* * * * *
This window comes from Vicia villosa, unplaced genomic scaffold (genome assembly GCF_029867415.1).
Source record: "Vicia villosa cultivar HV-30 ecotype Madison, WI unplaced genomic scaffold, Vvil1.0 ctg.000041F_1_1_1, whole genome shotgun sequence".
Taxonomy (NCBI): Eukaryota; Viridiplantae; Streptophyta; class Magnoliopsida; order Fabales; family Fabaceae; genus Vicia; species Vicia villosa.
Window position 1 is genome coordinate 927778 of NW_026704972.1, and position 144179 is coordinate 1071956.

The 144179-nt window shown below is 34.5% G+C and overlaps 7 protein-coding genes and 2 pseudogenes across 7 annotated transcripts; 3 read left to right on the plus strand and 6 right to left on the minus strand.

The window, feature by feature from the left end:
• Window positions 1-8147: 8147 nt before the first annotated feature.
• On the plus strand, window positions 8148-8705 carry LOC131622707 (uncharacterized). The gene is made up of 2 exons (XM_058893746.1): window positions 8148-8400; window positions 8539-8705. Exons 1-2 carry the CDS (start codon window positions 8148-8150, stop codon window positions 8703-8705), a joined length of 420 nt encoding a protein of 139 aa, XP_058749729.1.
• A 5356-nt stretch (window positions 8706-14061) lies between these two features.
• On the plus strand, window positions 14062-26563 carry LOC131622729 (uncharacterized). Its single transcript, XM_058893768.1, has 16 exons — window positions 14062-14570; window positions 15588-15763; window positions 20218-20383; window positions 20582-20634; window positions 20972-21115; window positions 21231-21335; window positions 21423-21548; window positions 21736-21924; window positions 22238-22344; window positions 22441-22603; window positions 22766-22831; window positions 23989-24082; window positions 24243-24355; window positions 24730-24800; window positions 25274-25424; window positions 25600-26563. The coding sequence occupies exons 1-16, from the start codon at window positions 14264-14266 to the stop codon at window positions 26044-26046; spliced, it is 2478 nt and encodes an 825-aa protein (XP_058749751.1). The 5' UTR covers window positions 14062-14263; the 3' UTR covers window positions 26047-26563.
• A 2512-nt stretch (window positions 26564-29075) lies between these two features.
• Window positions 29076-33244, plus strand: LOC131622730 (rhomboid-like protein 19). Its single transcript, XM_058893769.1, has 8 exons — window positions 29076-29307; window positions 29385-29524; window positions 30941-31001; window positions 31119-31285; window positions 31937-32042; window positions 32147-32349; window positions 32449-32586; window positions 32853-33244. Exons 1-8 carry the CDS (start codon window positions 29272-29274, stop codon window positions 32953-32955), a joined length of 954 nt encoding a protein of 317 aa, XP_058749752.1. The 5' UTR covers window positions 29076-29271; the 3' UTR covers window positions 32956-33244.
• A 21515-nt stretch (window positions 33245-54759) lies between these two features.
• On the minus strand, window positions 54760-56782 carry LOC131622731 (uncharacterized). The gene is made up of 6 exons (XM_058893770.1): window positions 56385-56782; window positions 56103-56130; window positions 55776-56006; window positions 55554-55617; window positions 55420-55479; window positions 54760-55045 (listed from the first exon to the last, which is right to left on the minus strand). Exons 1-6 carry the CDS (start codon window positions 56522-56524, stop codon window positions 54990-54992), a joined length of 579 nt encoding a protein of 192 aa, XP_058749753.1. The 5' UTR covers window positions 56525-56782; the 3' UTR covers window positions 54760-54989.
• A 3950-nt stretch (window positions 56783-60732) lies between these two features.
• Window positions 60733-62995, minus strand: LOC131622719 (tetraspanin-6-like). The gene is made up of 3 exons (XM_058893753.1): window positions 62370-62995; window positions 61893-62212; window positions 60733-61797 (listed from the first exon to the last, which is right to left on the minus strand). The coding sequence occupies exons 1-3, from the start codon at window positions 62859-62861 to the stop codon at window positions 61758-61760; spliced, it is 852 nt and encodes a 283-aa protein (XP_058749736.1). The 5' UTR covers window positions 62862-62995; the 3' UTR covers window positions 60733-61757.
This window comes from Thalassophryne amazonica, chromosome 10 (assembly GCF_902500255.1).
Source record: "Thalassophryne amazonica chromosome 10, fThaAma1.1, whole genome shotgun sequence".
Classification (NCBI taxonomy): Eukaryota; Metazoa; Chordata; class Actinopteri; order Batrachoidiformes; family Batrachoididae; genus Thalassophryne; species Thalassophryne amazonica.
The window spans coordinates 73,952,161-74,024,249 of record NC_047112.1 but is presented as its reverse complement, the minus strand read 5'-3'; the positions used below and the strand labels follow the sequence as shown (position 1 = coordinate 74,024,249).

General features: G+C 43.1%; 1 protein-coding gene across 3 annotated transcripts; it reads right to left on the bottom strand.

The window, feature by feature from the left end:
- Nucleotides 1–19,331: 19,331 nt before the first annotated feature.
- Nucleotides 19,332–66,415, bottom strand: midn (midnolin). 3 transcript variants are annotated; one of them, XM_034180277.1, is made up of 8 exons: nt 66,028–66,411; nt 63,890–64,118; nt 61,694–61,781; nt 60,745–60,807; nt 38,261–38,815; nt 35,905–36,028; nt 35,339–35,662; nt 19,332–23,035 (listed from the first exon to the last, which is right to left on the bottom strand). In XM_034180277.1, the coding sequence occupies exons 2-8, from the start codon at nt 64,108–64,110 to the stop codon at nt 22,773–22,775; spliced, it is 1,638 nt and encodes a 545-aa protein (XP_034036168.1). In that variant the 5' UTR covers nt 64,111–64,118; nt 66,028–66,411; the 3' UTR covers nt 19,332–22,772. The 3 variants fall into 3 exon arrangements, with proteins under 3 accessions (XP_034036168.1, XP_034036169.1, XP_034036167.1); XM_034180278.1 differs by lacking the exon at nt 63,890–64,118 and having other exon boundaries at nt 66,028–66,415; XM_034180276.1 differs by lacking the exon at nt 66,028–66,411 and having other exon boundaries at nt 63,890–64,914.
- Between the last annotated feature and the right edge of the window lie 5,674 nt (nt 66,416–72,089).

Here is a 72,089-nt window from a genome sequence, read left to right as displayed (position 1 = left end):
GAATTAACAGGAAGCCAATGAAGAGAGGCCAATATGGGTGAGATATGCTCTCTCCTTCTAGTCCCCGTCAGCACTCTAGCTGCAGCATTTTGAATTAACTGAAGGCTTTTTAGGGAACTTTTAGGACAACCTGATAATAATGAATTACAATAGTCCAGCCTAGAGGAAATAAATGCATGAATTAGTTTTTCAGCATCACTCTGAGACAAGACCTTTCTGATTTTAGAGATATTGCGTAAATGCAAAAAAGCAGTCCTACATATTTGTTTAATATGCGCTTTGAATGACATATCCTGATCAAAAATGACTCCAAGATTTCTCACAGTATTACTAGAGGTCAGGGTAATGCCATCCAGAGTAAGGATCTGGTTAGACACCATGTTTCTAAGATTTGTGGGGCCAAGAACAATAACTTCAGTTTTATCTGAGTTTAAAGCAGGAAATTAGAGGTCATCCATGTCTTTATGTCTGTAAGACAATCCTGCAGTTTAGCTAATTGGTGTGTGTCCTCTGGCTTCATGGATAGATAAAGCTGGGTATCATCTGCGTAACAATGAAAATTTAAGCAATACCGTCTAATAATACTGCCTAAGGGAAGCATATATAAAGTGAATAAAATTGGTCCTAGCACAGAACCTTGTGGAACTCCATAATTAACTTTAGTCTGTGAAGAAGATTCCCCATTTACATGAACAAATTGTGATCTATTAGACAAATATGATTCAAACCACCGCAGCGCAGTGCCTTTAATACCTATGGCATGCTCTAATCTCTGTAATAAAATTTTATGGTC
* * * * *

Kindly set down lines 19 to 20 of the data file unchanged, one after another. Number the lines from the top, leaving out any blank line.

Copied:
Classification (NCBI taxonomy): Eukaryota; Metazoa; Chordata; class Actinopteri; order Batrachoidiformes; family Batrachoididae; genus Thalassophryne; species Thalassophryne amazonica.
The window spans coordinates 73,952,161-74,024,249 of record NC_047112.1 but is presented as its reverse complement, the minus strand read 5'-3'; the positions used below and the strand labels follow the sequence as shown (position 1 = coordinate 74,024,249).